Advertisement

2013 OVERDRIVE Independence Quattro Drive Day 6

Team OD  | Published: August 26, 2013, 06:31 PM IST

We rolled quietly out of Leh while it was still dark. Independence Day was going to be a long day. It was a long drive, and there was going to be much stopping to show permissions slips along the way. After all, our route would take us within 30km of the Chinese border.

We rolled quietly out of Leh while it was still darkWe rolled quietly out of Leh while it was still dark

First stop was Karu, which is just before Upshi where the road forks. One road heads towards Manali, the route we came to Leh on and the other heads to Pangong Tso (now famous as the 3 Idiots Lake) and Marisimik La. Along the way lay the mighty Chang La pass, famous for its height as well as the constant danger of snow, rock avalanches or, if you've won the bumper prize, both.

At Karu, we quickly repaired a puncture in my Q5, the silver one while we sorted out the permissions and registrations with a chubby man with a register. And then almost immediately, human presence began to fade away. Because you need permissions to go on this road, traffic is sparse and mostly military convoys.

Audi-IQD-22

Thankfully, the road is once again in excellent nick, though narrow, and to their credit, the Army drivers in their imposing Stallion trucks are very gracious in allowing our shiny Audis to pass. We waved thank yous religiously, though we must have looked oddly clad in our brightly coloured reflective Oakley lenses. What can we say, the polarised lenses really brings out the sheen in the olive drab paint on the Stallions.

About four kilometres from the pass, we had clear weather and that showed why Chang La is such a feared pass. The whole mountain is immense but it looked entirely composed of loose rocks, some the size of palatial mansions. It looks held together by little more than prayers and soil, and I can tell you that the conversations in the cars were hushed and the Avalanche warning boards were not be taken lightly.

Our Audis manfully shrugged off the bad roads right at the top and within about two hours, we were on top of the pass looking at the signs for complimentary tea courtesy of the Army and the Changla Baba temple.

In Chang La the whole mountain is immense but it looked entirely composed of loose rocksIn Chang La the whole mountain is immense but it looked entirely composed of loose rocks

We were quite surprised to see the number of tourists cars on top and only later realised that the permissions for the Lake aren't that hard to get, it's the Marsimik La permit that's a biggie. Only we had that permit on the day. Gloat.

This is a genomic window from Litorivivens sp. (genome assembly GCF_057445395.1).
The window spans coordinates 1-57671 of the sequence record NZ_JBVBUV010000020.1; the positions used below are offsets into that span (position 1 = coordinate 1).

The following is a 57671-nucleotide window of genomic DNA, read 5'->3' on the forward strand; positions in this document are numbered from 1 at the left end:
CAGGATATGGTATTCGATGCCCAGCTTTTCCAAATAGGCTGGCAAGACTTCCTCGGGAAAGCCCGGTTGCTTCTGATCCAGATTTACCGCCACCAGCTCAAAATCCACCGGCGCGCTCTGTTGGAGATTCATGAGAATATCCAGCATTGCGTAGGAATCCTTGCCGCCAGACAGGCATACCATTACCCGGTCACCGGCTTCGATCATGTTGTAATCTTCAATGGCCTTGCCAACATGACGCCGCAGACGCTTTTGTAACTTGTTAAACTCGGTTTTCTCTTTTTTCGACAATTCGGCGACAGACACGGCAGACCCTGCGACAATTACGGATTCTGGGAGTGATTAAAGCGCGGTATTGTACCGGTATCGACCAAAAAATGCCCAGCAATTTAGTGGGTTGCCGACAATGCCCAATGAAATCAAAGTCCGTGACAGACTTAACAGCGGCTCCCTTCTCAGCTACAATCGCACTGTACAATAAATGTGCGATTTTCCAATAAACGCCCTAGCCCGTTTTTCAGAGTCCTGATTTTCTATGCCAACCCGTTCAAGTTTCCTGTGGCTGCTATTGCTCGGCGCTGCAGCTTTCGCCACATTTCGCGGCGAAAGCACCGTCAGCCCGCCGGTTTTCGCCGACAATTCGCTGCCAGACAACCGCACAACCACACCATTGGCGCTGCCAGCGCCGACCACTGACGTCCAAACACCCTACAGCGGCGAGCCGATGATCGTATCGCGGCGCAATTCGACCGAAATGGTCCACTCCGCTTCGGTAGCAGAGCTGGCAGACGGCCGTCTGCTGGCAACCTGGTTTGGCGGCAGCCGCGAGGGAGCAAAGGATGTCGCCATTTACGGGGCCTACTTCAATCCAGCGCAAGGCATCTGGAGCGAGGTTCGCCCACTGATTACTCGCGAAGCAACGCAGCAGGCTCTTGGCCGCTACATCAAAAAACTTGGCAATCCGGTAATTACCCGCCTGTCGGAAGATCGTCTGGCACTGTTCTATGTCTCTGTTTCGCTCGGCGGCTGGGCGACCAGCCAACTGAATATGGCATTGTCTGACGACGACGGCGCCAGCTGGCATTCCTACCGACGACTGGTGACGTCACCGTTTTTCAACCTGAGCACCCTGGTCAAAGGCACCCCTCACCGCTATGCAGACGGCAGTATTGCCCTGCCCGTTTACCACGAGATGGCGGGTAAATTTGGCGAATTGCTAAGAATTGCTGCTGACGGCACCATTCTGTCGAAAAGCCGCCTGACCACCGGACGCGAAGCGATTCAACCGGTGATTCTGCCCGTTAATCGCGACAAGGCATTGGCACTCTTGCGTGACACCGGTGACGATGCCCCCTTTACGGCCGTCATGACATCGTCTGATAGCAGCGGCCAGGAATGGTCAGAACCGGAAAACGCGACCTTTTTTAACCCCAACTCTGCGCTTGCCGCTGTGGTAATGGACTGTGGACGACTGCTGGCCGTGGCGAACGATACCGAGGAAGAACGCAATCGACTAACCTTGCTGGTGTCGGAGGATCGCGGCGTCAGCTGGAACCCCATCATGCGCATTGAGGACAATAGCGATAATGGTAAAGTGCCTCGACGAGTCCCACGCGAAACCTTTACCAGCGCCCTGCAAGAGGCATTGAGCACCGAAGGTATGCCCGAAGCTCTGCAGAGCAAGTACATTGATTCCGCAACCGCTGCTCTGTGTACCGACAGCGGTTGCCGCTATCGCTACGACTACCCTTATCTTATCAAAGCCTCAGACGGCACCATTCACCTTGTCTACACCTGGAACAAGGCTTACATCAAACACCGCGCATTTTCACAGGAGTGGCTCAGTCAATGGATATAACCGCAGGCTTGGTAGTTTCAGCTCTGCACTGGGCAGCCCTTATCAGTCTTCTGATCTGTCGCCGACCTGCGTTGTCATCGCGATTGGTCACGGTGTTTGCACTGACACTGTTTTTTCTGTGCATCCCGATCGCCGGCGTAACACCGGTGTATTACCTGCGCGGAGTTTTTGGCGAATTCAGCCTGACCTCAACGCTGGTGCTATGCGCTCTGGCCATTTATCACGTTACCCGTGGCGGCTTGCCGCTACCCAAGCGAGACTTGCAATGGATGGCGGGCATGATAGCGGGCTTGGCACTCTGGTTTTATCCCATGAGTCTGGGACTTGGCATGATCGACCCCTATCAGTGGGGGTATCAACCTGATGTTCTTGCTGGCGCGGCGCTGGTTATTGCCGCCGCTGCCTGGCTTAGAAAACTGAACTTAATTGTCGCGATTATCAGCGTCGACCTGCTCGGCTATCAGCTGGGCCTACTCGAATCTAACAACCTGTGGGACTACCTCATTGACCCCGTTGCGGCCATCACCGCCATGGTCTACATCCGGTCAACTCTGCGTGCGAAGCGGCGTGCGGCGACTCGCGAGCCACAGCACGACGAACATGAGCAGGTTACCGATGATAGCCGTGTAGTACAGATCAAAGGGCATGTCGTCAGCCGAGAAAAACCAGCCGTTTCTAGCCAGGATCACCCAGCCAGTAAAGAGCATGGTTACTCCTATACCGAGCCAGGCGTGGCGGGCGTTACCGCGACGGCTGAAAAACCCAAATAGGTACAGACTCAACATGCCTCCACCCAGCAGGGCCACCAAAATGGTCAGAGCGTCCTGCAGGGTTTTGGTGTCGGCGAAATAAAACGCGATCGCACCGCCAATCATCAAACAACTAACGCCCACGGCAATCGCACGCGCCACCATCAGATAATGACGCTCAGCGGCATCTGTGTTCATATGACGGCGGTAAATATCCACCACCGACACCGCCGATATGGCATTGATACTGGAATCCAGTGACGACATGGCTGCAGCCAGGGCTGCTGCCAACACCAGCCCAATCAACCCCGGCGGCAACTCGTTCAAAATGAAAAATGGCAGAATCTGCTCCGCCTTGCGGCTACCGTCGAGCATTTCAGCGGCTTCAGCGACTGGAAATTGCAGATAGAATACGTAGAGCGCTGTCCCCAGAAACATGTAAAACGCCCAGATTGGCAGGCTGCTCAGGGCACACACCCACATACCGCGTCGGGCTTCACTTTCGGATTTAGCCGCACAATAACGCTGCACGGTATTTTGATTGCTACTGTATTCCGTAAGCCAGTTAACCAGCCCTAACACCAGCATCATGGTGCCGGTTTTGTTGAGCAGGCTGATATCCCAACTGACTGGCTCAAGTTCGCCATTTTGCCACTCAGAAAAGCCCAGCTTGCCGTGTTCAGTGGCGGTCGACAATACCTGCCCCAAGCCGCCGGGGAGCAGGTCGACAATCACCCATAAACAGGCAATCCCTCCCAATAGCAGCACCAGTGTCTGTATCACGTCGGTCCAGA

Soon afterwards, the roads improved again and we stopped once again to sign the register at the entrance to an area marked as a wildlife reserve (in the sense of keep the wildlife safe rather than jeeps with tourists hanging out of them). Our next stop was Lukung and it quickly proved to be amongst the best driving stretches on the trip.

Perfect tarmac coiled around the brown mountains that were set off by the lush green that appeared only in the valleys below. Now and then, we'd ride roughshod over the remains of incredibly large land slides but the pace was up, we were keen and the miles flew.

The butter tea, or Gur-gur at Lukung, gained an extra deliciousnessThe butter tea, or Gur-gur at Lukung, gained an extra deliciousness

The butter tea, or Gur-gur at Lukung, gained an extra deliciousness (yes, it is an acquired taste) thanks to the lovely drive. A group of motorcycles was leaving the valley as we arrived and then an American on a bicycle we'd passed earlier caught up to us. Everyone was amazed to see our shiny Audis on such a remote road. Our guests had clearly aced the rest day task of making the cars all shiny and sparkly.

Down in the valley, the temperatures were comfortable and the boots of the cars now wore all the heavy gear while all of us enjoyed our much lighter, much more fashionable Nautica gear.

Another hour of driving brought us the first glimpse of the Pangong Tso, a shimmery blue expanse between two mountains. Doesn't look very green I thought to myself before someone explained on the radio, "It looks grey because of the sky. The real colours will come when the sun comes out fully. Hopefully tomorrow..."

Bert and photographer Suresh, who are Pangong Tso, veterans were quite shocked to discover how many tents, restaurants and camps have popped up since the movie. The least subtle was the Idiot's Restaurant. Thankfully, our camp was quite a bit further down the road away from the crowds.

We relieved the cars of the excess baggage before heading to Marsimik LaWe relieved the cars of the excess baggage before heading to Marsimik La

Weren't we heading up the mountain? "Team, we're going to go relieve the cars of all the baggage and weight before we go to Marsimik La. It is going to be a hard road, the hardest road we have done so far and we want the cars to have to carry as little as possible." Ah, that makes sense.

It was two o'clock by the time we unloaded all the cars. Lunch had been forgotten in the process and all of us were so excited that we only realised it the next day after all the excitement had ebbed a bit.

All that was left to do, was to do what we came to do.

Advertisement

Find Car/Bike

CARS
BIKES
Advertisement
Subscribe To Newsletter
email-bg submit arrow